Impressions of the new place.

The last baseball game of the 2020 season was the first baseball game I attended in 2020.

I went to see a World Series game. I had seen two World Series games before. They were both in St. Louis. Games 6 and 7 in 2011. I don’t recall what happened. And, figuring there won’t be a World Series in Arlington for at least the next decade or so, I decided to go. 

Mainly, though, I went to see the new ballpark in action. It was a better experience than I had expected. The outside, of course, has been ripped to shreds in social media. But to be honest, you don’t see the overhead shot of it driving up to it. That said, the walk up is not awe-inspiring, though. It looks more like you’re walking in a corporate events center. There’s no joy in the architecture.

Once inside, the concourses are huge and open. It helps that there were much fewer people than it was designed for. But The Shed needs to get used to hosting 11,000 fans. That’s really about all the Rangers can hope for the next few season. This is not a baseball town. It’s a winner’s town. And, unless you are the Cowboys, who have been mostly bad for 25 years with no consequence, the Rangers can expect mostly empty concourses in the coming years. 

Our seats were the second-to-the last row. Yes, the very top of the stadium on the first base side. You are much closer to the action here than you would have been at the old Ballpark in the second-to-last row. But it’s so much steeper. The walk up is no picnic.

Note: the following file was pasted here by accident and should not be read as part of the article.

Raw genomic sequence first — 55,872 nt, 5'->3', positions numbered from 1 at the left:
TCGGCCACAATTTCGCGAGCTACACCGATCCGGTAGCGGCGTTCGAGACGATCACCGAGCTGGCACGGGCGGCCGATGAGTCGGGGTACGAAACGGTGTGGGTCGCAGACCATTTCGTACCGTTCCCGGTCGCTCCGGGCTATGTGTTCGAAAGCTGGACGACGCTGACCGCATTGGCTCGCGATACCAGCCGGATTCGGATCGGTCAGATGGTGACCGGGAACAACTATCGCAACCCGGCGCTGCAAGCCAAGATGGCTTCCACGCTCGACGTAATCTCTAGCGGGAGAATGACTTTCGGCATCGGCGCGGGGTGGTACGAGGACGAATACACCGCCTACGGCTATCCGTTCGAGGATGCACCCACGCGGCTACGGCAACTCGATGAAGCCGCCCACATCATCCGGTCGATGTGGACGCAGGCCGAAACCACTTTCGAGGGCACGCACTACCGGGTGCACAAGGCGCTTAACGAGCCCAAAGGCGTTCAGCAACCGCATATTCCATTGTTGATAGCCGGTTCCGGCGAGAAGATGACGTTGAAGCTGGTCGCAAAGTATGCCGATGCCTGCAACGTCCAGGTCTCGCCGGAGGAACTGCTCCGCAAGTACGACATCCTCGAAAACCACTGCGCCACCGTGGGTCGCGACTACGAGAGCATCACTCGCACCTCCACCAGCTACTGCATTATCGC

There wasn’t much in the way of food offerings beyond the standard ballpark fare. But I suspect that’s because the real vendors aren’t going to show up until the real fans do.

Interestingly, I ran across two reviews of The Shed in the last two days. One scathing. One much less so but not all that flattering. 

The latter was on ESPN. They asked three reporters who covered post-season games here their impressions. 

Here are some of the responses. Cons first.

“Unnecessary.” “Nothing particularly inspiring about it.” “If you have fear of heights, this is not the park for you.”   “Where are the areas where kids can get close enough to the field to ask for autographs during batting practice? They don’t seem to exist.” “Corporate.” “Eh.”

Pros: “Video scoreboard.” “The outfield fence with different nooks and crannies.” Because of its size, it “facilitates balls in play and action.”  One liked that the ballpark played big so there was more offense. That’s when there are teams playing here that can hit.

You can read the ESNP article here

Now for the bad news. 

It comes in this article from It’s a lengthy read. But well-thought out.

Baseball Ratings calls it a mallpark. With amenities that are not fan friendly. Built for revenue generation and not necessarily excitement generation.

 “While not completely lacking in redeeming qualities, Glove Life Field is ultimately a $1.2 billion failure of imagination and the most disappointing new Major League venue since New Comiskey Park opened in 1991.”

Okay. That’s not nice. 

My impression is not nearly that negative. But it’s hard to compare this park favorably to the old one. I remember walking up to the Ballpark for the first time in 1994 and being stunned by how amazing it looked. And that was the outside. When I got in, I instantly fell in love with the place. Everything about it cried, this is a place I want to watch baseball.

My impressions of The Shed were, “So this is the place I’ll be watching baseball.”

It’s like trading in your Porche 911 that didn’t have air conditioning for a Subaru that does.

Here are photos from Tuesday night.